When the government’s commission on race and ethnic disparities (CRED) published its latest report on racism in Britain, which, for the purposes of this article we shall call the Sewell report after the chairman of the body, Tony Sewell, it caused instant uproar. The government was looking for some way of answering the Black Lives Matter (BLM) groups that have been formed in Britain following in the footsteps of the huge social movement of the same name in the USA, which in turn has arisen in response to continuing police assassinations of black people on American streets.
It is apparent that some people had already decided that the Sewell report would just be a sop to black people’s experience of racism and a cover-up for a government that is increasingly using force on the streets to contain any criticism of itself and its policies. Without even giving the ink time to dry, let alone giving enough time for anyone to read, digest and analyse the report, a scream of left-liberal rage went up, and Mr Sewell was likened to the Nazi propagandist Joseph Goebbels.
One Labour party MP (Clive Lewis) tweeted that Tony Sewell “belonged in the Ku Klux Klan”. Add to this the instant wails of ‘house negro’, ‘Uncle Tom’, ‘token’, ‘racism denier’, ‘slavery apologist’, and ‘race traitor’ coming from leading representatives of anti-racist charities and organisations, and you can plainly see where liberal-left identity politics have brought us and where they are leading us.
Tony Sewell had apparently stated that the evidence for “institutional racism” is “somewhat flimsy” before being selected as chairman for the commission. That he doesn’t accept the concept of institutional racism is, from the government’s point of view, something that made him perfect for the job, since those who really run this country and depend totally on its parliamentary lawmakers, its judicial and police law-enforcers, its armed services and the substantial numbers of other organisations that exercise power over us do not want these institutions meaningfully scrutinised, or the ‘isms’ that are used to break up working-class unity recognised as being an important means by which these institutions keep control over the masses.
But what did the Sewell report actually say regarding institutional racism?
In their report, the commission’s members said thst they had “argued for the use of the term ‘institutional racism’ to be applied only when deep-seated racism can be proven on a systemic level and not be used as a general catch-all phrase for any microaggression, witting or unwitting”. In conclusion, they said that “while there was anecdotal evidence of racism”, they did not feel that “there was any proof that it was structural”, adding that there were data to show “some ethnic minorities were doing well in the jobs market and in education”.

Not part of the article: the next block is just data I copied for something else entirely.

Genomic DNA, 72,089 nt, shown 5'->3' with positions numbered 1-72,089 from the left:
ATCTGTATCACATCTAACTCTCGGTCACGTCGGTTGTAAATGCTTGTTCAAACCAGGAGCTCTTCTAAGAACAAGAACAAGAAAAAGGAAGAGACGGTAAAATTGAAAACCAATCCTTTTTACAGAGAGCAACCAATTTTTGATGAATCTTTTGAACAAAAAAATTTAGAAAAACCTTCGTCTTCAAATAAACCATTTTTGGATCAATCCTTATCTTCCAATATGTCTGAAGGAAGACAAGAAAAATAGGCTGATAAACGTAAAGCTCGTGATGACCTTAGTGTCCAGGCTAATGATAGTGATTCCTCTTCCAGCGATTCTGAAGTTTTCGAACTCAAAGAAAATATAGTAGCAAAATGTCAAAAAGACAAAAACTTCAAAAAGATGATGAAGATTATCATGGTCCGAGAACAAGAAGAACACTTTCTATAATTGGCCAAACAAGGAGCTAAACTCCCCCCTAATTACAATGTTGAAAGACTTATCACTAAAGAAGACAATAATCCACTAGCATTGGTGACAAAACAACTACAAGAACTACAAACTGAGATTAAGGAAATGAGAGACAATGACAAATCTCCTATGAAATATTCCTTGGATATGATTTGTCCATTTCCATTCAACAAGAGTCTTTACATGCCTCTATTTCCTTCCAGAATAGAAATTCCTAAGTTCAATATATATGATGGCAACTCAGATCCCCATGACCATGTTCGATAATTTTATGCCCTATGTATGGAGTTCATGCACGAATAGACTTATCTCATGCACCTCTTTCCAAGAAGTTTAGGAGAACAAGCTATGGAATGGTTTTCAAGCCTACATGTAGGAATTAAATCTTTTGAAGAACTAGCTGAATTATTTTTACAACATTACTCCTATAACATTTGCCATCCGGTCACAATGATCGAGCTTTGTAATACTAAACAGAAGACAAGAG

We can only disagree with the idea that institutional racism does not exist. In fact, it is a necessary part of the capitalist-imperialist state machinery. It is through the institutions of a capitalist society that the desired anti-working class unity ideals are fed into the populace. Racism, sexism and all other isms that divide workers regardless of their own interests are drip-fed, not overtly but certainly constantly, disguised by a blanket of anti-racist (and any other isms) rules that are paid lip-service to.
Often, the organised opponents of racism etc actually help to propagate the very thing that they are supposed to be opposing. When we are told by black groups that “only black people can understand and change the crime that is racism”, this can drive many white people who agree that racism is a crime away from the struggle. When women’s groups tell us that only women can understand and fight the crimes that are misogyny and sex discrimination, the same hardening of a divide among us results.
It has been proven in practice (in the Soviet Union for one) that when the class system is overthrown these divisions amongst workers will disappear, and also that if the class system is reintroduced these divisions make a speedy come-back.
In the capitalist class system all workers are competitors with each other for jobs, housing, education etc, and they will tend to form into groups of those most like themselves, even though all are competitors, in order to seek protection and advantage.
This, hopefully, explains not only why the Sewell report is wrong on its assessment of institutionalised racism, but also why much of the rabid response to the report has the effect of protecting rather than fighting racism. Racism must be challenged, but the political system under which we live, which creates much of that racism, must also be challenged, since without doing away with capitalism, there is no hope of really eradicating racism.
The Sewell report also recommended that the acronym Bame (black, Asian and minority ethnic) should no longer be used, since differences between groups are often as important as what they have in common when studying a society.